It has long been argued that electronic visit verification (EVV) is necessary to stop fraud; now it’s also necessary for states to unlock their full share of federal funding. Under the 21st Century Cures Act, states are required to use EVV for all Medicaid-funded home health services by Jan. 1, 2023; those who don’t may not get their full federal match. To get a look at where things stand about six months out—and the benefits and pitfalls of EVV—HomeCare talked with Stephen Vaccaro, president of HHAeXchange, a company that provides homecare management software, EVV and other technology for homecare providers and payers.
HOMECARE: It feels like we’ve not talked much about EVV in the last two years because of the pandemic. Has it been forgotten? Or is it something that’s been enhanced in some ways by the public health emergency?
VACCARO: I think what we see out in the industry is that it’s been enhanced with the pandemic because people were getting more accustomed to using technology. We’re on a video call right now, right? I think that was one reality, and then people were not in offices. And in the personal care space, a lot of what happened before [the pandemic] was paper time sheets and because the caregivers wanted to get paid on time, they didn’t want to put their time sheet in the mail and wait four days before it gets there and miss a paycheck. Before, we found a lot of them taking a bus or driving or walking to the office to manually drop off their time sheet. Then a lot of those offices were closed during the pandemic, so it created a situation where that was not working. What we started to see with different caregivers during that time period is folks were becoming more open to adopting EVV, and EVV … started to become a little bit more popular. We actually see some markets where 90% of visit confirmations come via EVV.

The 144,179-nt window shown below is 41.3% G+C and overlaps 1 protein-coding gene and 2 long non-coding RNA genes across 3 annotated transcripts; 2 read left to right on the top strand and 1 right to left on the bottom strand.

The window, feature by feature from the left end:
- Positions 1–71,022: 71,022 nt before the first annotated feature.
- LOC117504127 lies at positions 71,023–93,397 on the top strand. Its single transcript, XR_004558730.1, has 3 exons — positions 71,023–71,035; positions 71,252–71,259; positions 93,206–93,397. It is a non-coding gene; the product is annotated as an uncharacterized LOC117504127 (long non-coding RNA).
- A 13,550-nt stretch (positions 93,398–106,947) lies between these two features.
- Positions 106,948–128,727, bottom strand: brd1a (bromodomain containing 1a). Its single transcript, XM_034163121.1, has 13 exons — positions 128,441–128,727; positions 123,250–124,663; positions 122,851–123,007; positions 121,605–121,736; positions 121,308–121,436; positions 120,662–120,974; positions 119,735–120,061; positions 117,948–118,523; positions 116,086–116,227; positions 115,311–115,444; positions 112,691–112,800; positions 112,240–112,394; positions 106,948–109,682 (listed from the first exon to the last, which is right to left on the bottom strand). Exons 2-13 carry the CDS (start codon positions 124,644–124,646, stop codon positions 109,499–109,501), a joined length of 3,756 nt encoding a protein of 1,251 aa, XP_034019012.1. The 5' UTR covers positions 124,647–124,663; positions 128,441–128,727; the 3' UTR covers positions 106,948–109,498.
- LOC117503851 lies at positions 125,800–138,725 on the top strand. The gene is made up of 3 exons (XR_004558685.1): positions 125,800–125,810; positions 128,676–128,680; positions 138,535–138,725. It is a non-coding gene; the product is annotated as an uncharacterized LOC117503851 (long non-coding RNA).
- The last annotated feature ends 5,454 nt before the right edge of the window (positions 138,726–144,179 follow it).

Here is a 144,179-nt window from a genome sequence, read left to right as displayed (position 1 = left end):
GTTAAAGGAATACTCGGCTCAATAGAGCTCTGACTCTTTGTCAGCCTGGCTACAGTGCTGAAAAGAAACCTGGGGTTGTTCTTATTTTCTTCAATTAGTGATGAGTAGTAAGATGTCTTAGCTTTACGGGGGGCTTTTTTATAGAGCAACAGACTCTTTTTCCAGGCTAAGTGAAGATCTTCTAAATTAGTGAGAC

HOMECARE: Not delaying paychecks is a benefit I hadn’t considered. What are some of the other advantages of moving to an EVV-based system?
VACCARO: Well, there’s the initial benefit, which is a component of what the Cures act was intended to address, which is fraud, waste and abuse, right? There is a benefit to the entire ecosystem. Then we’re seeing “on-the-ground” benefits happening, such as caregivers not needing to do paper time sheets; they’re able to get their visit confirmations in real time as they’re happening. That increases the likelihood that they will be [paid] in that current pay period; there’s just no delay with their paper time sheet—with getting to the office or them not getting to the office, or a time sheet being lost, or perhaps not getting punched in correctly. All that goes away, all that noise.
EVV also allows what we see a lot of the providers offering now: different variations of quick pay, where basically, if a caregiver maybe worked on Monday and Tuesday, and for some reason they need to access the funds, they can. … It’s a great recruiting tool and it also will help the personal care industry compete with fast food, service industries and other industries that offer benefits of that nature.
And then another benefit you’re seeing is that the agencies—and potentially the family members and the payers—are able to get real-time access to what’s occurring in the home. Did the person show up? Were they late for some reason? Did they have a missed visit? If there was a missed visit, do we need to get another person in there? … You know, it’s not an option for someone not to show up today. So now (agencies) are able to intervene much more proactively than I’d say they were able to in the past. And they also have more visibility into the duties that were performed or if there are duties that are being refused.